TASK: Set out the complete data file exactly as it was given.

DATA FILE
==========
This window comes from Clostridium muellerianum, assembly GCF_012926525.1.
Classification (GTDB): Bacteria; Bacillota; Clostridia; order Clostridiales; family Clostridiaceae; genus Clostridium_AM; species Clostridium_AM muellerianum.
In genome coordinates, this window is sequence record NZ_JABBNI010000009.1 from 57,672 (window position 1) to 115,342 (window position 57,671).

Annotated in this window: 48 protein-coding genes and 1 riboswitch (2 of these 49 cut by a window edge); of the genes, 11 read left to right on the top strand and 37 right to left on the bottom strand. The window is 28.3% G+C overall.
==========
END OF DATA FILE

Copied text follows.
This window comes from Clostridium muellerianum, assembly GCF_012926525.1.
Classification (GTDB): Bacteria; Bacillota; Clostridia; order Clostridiales; family Clostridiaceae; genus Clostridium_AM; species Clostridium_AM muellerianum.
In genome coordinates, this window is sequence record NZ_JABBNI010000009.1 from 57,672 (window position 1) to 115,342 (window position 57,671).

Annotated in this window: 48 protein-coding genes and 1 riboswitch (2 of these 49 cut by a window edge); of the genes, 11 read left to right on the top strand and 37 right to left on the bottom strand. The window is 28.3% G+C overall.